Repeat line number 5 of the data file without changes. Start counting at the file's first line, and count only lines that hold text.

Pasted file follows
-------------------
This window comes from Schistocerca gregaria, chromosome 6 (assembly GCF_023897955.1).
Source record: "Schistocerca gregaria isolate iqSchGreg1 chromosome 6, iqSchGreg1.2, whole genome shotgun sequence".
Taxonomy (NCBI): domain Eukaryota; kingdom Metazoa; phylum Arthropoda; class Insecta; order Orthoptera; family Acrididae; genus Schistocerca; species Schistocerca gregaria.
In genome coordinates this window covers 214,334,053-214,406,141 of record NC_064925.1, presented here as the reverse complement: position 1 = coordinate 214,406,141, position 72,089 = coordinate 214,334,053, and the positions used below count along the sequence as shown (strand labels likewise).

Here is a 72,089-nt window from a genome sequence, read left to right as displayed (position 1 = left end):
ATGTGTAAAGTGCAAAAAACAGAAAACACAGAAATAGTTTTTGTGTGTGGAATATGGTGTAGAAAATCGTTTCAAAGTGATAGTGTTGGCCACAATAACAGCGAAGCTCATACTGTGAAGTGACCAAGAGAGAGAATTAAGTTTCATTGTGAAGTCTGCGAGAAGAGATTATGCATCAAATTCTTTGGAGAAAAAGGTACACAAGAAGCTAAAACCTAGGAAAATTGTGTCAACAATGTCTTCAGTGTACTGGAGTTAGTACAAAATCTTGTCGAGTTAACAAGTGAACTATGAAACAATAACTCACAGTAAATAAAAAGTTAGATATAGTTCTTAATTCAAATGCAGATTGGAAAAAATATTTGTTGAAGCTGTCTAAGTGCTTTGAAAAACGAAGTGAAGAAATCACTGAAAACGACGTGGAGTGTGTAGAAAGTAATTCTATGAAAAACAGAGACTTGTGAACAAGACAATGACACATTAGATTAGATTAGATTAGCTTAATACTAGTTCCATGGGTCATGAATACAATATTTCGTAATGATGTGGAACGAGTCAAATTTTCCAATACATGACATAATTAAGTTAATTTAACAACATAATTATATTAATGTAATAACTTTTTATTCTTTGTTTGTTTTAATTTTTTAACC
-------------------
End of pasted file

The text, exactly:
Here is a 72,089-nt window from a genome sequence, read left to right as displayed (position 1 = left end):